...the audience to hold that dual reality, of what the founders were, but also a company of actors in 2022, who never would have been allowed inside Independence Hall.

Crystal Lucas-Perry, who played the role of John Adams in the production at A.R.T. and originated the role on Broadway, told The Boston Globe:

I believe there’s something to be gained when we reexamine history in this way, by putting faces and bodies onstage that were not a part of the traditional makeup of this show. When we shift the gaze so you see a different perspective, we start to hear things that we didn’t hear before and see things that maybe we didn’t want to see but that have always been in the story from the beginning…I’m going to be reaffirming my place not only as a character fighting for the rights of other humans to life, liberty, and the pursuit of happiness, but I’m also going to be cementing my own existence and that of my ancestors into the fabric of this nation.

And in an interview for, Elizabeth A. Davis, who plays Thomas Jefferson, said, “Our aim is not to put these people on a pedestal or to destroy them. Our aim is to look at them as human beings and to look at the enormous thing that was enacted and also the cost of what that enactment was.” 

After nearly 250 years, it’s exciting for all of us to grapple with and claim this great American story as all of our own. As Page told the Globe: “It’s empowering when you can turn your head and see something new about history that you’ve never seen before.” 

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Brown, Joe. “Nontraditional Casting Not Just a Character Issue.” The Washington Post, 23 Nov. 1987.

Newman, Harry. “Casting a Doubt: The Legal Issues of Nontraditional Casting.Journal of Arts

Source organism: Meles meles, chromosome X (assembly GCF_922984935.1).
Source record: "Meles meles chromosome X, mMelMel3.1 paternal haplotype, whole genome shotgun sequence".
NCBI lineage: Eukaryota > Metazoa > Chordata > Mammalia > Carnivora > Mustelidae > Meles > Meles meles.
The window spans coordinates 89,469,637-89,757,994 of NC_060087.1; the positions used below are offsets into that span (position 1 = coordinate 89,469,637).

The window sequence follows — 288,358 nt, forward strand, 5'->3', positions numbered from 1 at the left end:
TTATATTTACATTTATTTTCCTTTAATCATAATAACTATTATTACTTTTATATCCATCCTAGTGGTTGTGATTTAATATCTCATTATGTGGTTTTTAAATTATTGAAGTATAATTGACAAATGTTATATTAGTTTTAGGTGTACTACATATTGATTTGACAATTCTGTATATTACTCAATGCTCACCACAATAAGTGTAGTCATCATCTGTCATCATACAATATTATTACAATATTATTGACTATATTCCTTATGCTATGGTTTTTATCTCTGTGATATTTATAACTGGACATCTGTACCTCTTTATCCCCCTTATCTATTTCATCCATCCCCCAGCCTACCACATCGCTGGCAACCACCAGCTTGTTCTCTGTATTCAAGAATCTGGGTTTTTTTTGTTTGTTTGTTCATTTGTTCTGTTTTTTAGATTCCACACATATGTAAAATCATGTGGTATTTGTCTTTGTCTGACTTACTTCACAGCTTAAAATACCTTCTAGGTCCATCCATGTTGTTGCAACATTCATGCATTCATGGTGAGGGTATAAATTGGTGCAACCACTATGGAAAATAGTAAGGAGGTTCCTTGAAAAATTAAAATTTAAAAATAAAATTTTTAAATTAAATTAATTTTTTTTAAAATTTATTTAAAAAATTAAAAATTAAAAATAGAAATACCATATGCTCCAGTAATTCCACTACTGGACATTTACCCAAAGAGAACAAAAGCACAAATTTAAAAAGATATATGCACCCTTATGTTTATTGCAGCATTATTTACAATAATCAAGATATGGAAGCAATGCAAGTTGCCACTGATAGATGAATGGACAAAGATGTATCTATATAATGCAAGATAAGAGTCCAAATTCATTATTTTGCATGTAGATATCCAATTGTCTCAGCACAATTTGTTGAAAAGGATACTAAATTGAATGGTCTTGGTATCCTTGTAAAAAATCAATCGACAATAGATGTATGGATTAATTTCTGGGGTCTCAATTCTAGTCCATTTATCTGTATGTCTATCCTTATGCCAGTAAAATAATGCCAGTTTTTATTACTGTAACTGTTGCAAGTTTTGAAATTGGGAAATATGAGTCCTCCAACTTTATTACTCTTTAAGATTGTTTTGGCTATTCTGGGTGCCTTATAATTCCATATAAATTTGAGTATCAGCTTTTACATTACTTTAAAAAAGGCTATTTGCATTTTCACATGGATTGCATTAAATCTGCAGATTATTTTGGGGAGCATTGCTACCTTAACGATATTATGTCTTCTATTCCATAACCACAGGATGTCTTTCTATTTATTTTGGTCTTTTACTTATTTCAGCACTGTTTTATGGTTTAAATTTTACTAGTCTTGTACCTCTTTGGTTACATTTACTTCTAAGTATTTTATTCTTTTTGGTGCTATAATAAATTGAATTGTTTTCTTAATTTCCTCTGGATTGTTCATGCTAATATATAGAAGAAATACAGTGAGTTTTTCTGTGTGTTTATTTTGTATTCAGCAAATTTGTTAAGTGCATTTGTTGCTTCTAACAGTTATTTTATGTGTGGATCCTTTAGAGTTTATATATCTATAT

Management and Law, 19:2, 1989, pp. 55-62. 

Ebben, Paula. “Unique cast in Cambridge performance of musical ‘1776’ takes new look at U.S. history.CBS, 6 July 2022.

Eisenberg, Alan. “Nontraditional Casting; When Race and Sex Don’t Matter.” The New York Times, 23 Oct. 1988.

Geselowitz, Gabriela. “Actors’ Equity Association Diversity Report, 2016-2019 In Review.Actors’ Equity Association, 2020, p. 5.

Harms, Talaura. “Cast Set for the Broadway-Bound 1776 at, 8 April 2022.

Pao, Angela C. No Safe Spaces: Re-casting Race, Ethnicity, and Nationality in American Theater. University of Michigan Press, 2011, pp. 3-6.

Rabinowitz, Chloe. “Diane Paulus and Jeffrey L. Page Discuss Reckoning With American History in Broadway-Bound 1776.Broadway World, 7 July 2022.

Salomon, Andrew. “NTCP Changes Name, Cause the, 25 March 2013.

Schuessler, Jennifer. “‘1776’ in 2022: Life, Liberty and the Pursuit of a Dual Reality.” The New York Times, 6 Sept. 2022.

Schuessler, Jennifer, “Hitting the Right Notes When Setting History to Song.” The New York Times, 27 May 2022.

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Wallenberg, Christopher. “A.R.T.’s ‘1776’ Aims To Give History a Shake.” The Boston Globe, 12 May 2022.